Recent Acquisitions (The Friends’ Recommendations Edition)
by Aimee Burton - July 13th, 2011
The Wind-up Bird Chronicle, by Haruki Murakami
Turns out the guy who recommended Murakami for Book Club was right – Norwegian Wood is much better than Sputnik Sweetheart (thank goodness), and my review of it will be up soon. I’ve already been recommended another one by him, in fact – The Wind-up Bird Chronicle. A reasonably hefty book, I don’t think I can even try to explain it – and apparently that’s beside the point, anyway. Better not to question it and simply be carried away by Murakami’s brand of magical realism. Oh, how I love magical realism.
River of Smoke, by Amitav Ghosh
This author has the most beautiful covers on his books! Looking at this reminds me a little of The Thousand Autumns of Jacob de Zoet cover, which is not so surprising, considering both stories are set in Asia and involve sea voyages! An historical epic novel about the opium trade that is the second in the Ibis Trilogy (Sea of Poppies being the first). It all sounds incredibly glamorous, shipping and exchanging tea and silks from all sorts of exotic places. I don’t know much about the opium trade part of history, but I’m looking forward to learning.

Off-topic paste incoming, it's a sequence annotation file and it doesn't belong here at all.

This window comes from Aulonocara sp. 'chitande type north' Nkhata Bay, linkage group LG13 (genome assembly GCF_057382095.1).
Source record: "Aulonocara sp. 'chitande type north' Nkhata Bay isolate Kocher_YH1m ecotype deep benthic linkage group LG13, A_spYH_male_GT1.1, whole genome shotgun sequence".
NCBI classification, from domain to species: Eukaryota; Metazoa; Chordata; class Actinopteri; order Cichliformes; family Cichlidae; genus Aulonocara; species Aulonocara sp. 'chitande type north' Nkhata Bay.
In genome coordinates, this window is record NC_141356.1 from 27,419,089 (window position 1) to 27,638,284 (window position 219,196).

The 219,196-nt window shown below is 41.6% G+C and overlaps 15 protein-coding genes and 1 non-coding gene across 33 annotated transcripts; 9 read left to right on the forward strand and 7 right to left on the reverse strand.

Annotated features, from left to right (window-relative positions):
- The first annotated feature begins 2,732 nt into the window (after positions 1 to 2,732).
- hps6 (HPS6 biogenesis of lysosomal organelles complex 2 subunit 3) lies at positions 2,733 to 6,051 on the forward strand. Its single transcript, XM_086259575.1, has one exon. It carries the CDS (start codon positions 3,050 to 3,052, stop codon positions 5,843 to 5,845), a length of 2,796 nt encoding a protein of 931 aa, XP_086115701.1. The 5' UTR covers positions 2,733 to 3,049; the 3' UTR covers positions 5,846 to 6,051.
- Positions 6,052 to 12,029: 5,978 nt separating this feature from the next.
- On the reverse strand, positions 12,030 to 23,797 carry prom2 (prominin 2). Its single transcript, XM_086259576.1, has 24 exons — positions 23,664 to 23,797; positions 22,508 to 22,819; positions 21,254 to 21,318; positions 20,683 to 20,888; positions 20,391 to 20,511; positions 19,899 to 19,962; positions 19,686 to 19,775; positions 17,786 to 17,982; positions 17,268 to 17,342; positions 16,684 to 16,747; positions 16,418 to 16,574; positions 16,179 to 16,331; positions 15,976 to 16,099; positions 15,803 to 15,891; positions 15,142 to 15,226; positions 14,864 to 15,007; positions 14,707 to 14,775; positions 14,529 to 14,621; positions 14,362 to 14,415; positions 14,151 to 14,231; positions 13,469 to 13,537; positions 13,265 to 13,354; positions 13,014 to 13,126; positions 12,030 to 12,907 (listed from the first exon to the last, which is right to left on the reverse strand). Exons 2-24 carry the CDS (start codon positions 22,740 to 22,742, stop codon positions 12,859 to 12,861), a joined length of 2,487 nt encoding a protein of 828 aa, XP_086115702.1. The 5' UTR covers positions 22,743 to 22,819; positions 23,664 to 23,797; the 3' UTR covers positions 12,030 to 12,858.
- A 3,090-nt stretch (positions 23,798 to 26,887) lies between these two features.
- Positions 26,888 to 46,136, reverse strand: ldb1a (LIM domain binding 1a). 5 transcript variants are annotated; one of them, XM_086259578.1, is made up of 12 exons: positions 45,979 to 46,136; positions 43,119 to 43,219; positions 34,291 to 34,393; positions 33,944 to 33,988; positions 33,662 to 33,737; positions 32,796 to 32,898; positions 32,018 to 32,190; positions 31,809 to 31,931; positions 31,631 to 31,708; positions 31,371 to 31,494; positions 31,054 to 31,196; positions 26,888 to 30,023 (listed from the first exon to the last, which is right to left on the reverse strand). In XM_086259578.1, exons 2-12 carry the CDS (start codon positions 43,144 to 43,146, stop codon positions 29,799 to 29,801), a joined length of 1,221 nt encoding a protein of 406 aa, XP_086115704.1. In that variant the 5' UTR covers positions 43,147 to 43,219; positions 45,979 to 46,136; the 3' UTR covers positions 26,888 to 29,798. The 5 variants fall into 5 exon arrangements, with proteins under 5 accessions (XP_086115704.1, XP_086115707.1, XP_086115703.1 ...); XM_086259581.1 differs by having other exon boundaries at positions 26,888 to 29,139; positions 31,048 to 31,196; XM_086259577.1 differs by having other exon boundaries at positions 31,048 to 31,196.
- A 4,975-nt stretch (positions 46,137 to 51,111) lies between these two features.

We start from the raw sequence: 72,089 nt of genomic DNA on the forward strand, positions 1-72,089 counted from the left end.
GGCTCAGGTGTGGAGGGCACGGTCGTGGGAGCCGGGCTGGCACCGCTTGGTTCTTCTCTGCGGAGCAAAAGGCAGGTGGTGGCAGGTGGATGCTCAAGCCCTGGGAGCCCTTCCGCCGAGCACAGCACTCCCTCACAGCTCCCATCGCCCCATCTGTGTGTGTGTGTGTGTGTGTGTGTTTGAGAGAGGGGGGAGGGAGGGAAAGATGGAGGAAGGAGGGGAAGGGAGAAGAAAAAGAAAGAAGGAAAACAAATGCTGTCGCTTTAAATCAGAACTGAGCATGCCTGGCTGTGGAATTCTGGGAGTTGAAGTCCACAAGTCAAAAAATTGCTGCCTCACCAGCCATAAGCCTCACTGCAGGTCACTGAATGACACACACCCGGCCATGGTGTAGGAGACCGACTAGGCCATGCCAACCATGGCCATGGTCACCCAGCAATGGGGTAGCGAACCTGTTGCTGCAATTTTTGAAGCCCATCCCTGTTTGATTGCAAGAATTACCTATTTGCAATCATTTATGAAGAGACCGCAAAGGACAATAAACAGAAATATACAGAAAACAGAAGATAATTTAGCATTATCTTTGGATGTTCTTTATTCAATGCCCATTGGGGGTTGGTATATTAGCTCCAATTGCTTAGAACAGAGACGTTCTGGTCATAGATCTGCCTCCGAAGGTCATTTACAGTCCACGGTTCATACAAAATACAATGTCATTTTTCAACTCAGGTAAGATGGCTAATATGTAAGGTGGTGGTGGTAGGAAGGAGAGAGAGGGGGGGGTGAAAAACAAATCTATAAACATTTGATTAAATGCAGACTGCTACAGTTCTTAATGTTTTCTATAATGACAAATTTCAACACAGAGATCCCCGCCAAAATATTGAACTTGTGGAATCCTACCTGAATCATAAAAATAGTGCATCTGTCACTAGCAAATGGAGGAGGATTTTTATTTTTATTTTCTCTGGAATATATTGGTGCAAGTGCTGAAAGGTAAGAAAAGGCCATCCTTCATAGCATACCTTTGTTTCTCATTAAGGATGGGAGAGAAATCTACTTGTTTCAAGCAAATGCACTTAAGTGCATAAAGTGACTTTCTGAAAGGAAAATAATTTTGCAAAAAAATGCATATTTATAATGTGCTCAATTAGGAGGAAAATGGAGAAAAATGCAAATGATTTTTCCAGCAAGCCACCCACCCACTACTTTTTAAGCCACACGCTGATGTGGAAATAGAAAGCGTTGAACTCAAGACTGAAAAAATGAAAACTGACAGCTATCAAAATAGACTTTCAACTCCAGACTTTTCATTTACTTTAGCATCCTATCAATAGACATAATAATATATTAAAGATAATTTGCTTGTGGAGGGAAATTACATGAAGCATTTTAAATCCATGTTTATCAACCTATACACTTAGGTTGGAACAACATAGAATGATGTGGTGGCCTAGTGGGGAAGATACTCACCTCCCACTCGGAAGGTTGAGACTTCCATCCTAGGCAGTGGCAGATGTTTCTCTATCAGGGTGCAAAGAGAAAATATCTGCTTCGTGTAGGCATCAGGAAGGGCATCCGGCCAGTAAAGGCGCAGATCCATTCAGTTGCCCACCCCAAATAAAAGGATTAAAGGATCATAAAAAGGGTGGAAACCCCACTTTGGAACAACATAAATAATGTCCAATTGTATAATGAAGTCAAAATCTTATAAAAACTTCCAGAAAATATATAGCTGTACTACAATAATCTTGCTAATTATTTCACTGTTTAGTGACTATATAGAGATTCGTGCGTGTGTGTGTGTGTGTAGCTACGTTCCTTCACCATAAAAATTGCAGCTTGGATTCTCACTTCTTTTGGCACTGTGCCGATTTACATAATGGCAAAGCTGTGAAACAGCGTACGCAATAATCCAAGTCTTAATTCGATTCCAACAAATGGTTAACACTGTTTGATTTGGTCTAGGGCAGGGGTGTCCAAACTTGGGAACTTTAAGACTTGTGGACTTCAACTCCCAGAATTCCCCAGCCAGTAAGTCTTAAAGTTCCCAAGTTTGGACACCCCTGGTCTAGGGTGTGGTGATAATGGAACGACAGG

American Tabloid, by James EllroyWhat on earth am I doing reading a crime novel, I hear you ask. I don’t quite know, exactly. I’ve just been told it’s a great way to nosedive into the crime genre, and I wouldn’t mind the chance to be more well-rounded in my reading. American Tabloid is a gritty, ruthless account of the glory days of America – the reign of John F. Kennedy leading up to his assassination in 1963, complete with a myriad of mob killings, extra-marital relations and underground conspiracies. Sounds delicious, don’t you think?
An Instance of the Fingerpost has often been compared to Umberto Eco’s The Name of the Rose.. Since I haven’t read either, I am not sure the comparison makes much of a difference to me, except I know I’m meant to be impressed. Set in the 1600s, a man dies under suspicious circumstances and the story turns into something of a whodunit, involving four unusual characters who each identify their version of the events. Yet only one will reveal the strange truth. Ooooh, mysterious.
Have you read, or are you planning to read, any of the above books?